Future past. Impressions of an exile. India 2.

One of the books I am reading now is Santosh Desai’s MOTHER PIOUS LADY, a compilation of columns he has written over the years observing the quirks and idiosyncrasies of middle class India. It is funny, full of sharp observations and often nostalgic about Gen X growing up in a pre-globalised India. One reviewer likened it to RK Laxman’s Common Man cartoons. Those who grew up in India and still live there know what I am talking about. The hardships, the ‘can-do-must-do’ attitude, the emphasis on dignity, the little treats once-in-a-while, the first time a family bought a television/scooter/refrigerator/electronics/even a Prestige cooker, arranged marriages, native villages as origin and end etc. Most of all the chalta-hai, we-are-like-this-only demeanour.

Now that has changed. Liberalised, aspirational middle-class India does not know that eating ice-cream happened only at wedding receptions (Cassata anyone?) and on rare occasions otherwise. Or that trunk calls used to be made from post offices and generally meant bad news; otherwise people sent telegrams. We used to get post cards for 25 paise-I am not sure they are around any more. Still, this is not an exercise in nostalgia. Economic liberalisation, free-trade market, globalisation and related states were inevitable. Young Indians look into the future with positivity. The mobility, entrepreneurship, consumption, independence and individuality-to some extent. They seem to have it all. Yet the chalta-hai, we-are-like-this-only demeanour.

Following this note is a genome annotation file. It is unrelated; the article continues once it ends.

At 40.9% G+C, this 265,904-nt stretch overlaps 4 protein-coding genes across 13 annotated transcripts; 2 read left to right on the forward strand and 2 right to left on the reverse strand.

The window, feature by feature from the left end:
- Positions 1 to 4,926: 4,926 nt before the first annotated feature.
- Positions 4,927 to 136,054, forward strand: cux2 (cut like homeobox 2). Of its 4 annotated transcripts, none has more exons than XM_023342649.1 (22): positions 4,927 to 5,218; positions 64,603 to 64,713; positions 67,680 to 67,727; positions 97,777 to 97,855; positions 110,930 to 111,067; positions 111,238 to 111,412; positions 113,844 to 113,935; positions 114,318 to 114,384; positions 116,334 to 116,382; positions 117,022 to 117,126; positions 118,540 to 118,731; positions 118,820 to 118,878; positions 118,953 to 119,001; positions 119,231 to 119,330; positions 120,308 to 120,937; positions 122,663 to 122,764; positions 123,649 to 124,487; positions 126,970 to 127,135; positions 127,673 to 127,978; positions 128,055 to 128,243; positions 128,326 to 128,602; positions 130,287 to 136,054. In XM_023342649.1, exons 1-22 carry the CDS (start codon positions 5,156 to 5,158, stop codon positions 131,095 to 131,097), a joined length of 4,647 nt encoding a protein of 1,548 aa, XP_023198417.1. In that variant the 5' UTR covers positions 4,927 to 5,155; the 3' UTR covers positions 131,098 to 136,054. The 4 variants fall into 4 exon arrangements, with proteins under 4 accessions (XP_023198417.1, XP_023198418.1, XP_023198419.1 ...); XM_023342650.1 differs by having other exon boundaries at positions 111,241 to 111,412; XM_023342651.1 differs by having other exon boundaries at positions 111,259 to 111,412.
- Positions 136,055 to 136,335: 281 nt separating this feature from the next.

Grounded in complacency and denial. Perhaps I have a ‘Western’ outlook to discourse and democratic responsibility and I want analysis. Every time I argued about civic process, populism and the relationship of the polity with the populace I was told ‘You have stayed away too long’, ‘We are an emotional people, we don’t like change’, ‘New Zealand is a small country so run differently’, ‘We should give the people what they want’ etc. No doubt India is a tough country to govern and Indians are complex. The culture does not make it easy either. Isn’t that precisely why Indians should be more self-aware? Shouldn’t the easier access to knowledge, information (not government process-but that is another story) and communication make us argumentative for the better?

In one of his articles Desai observes that Indians change at a pace that is comfortable with small, almost invisible steps which do not seem to disturb the status quo but actually is. Fine. But the pace at which ambition, aspiration, consumption and social behaviour is zooming such small steps create a massive disparity and inability to deal with the situation. Thomas Friedman, the great propagator of free market and author of THE WORLD IS FLAT praised India’s liberalisation and could only foresee a bright future (=money+material). There was no analysis of the social and cultural impact on Indians so deeply rooted in their traditions and structures. Here is what I thought.

Young India cannot deal with the material glut because there is no precedence. Then it turns to the past. There it is safe, there is reassurance, solidness and warmth like a mother’s bosom. Then we can chalta-hai, be like-this-only complacent because there is no need to examine the disparity between what we have, how it affects us and how we react. Because apparently everything will be alright!

Square Peg. Impressions of an exile. India. 1.

I see that I meant to write this on 17 October, soon after arriving back in Aotearoa but got occupied otherwise. So many times I ran the text of this intended blog through my head and edited it such that I could write short, sharp stuff rather than ramble on-which I tend to do.